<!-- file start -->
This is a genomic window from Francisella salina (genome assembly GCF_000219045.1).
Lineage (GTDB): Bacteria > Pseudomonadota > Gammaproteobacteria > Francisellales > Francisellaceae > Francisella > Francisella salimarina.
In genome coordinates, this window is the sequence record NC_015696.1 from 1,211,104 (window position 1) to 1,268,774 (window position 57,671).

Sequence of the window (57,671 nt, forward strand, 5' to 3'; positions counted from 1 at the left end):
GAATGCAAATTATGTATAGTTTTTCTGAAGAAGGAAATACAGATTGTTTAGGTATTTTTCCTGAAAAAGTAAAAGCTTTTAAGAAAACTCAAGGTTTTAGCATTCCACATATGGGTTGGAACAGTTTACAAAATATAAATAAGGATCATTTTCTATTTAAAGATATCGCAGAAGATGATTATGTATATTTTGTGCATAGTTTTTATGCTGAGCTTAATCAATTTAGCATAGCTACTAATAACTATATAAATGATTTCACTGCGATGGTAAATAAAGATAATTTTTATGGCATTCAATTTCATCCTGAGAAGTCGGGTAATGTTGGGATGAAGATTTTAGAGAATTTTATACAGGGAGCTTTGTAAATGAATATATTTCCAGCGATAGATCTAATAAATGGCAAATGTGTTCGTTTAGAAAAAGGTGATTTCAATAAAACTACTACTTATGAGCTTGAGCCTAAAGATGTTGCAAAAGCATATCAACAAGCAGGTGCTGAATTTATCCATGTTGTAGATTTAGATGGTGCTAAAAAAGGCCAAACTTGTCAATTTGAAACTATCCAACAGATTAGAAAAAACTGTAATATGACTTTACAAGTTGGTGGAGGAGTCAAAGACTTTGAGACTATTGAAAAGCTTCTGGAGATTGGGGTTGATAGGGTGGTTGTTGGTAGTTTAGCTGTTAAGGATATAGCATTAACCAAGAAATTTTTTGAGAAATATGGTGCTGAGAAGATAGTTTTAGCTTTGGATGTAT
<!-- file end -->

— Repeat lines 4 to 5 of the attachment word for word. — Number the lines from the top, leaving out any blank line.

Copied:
Sequence of the window (57,671 nt, forward strand, 5' to 3'; positions counted from 1 at the left end):
GAATGCAAATTATGTATAGTTTTTCTGAAGAAGGAAATACAGATTGTTTAGGTATTTTTCCTGAAAAAGTAAAAGCTTTTAAGAAAACTCAAGGTTTTAGCATTCCACATATGGGTTGGAACAGTTTACAAAATATAAATAAGGATCATTTTCTATTTAAAGATATCGCAGAAGATGATTATGTATATTTTGTGCATAGTTTTTATGCTGAGCTTAATCAATTTAGCATAGCTACTAATAACTATATAAATGATTTCACTGCGATGGTAAATAAAGATAATTTTTATGGCATTCAATTTCATCCTGAGAAGTCGGGTAATGTTGGGATGAAGATTTTAGAGAATTTTATACAGGGAGCTTTGTAAATGAATATATTTCCAGCGATAGATCTAATAAATGGCAAATGTGTTCGTTTAGAAAAAGGTGATTTCAATAAAACTACTACTTATGAGCTTGAGCCTAAAGATGTTGCAAAAGCATATCAACAAGCAGGTGCTGAATTTATCCATGTTGTAGATTTAGATGGTGCTAAAAAAGGCCAAACTTGTCAATTTGAAACTATCCAACAGATTAGAAAAAACTGTAATATGACTTTACAAGTTGGTGGAGGAGTCAAAGACTTTGAGACTATTGAAAAGCTTCTGGAGATTGGGGTTGATAGGGTGGTTGTTGGTAGTTTAGCTGTTAAGGATATAGCATTAACCAAGAAATTTTTTGAGAAATATGGTGCTGAGAAGATAGTTTTAGCTTTGGATGTAT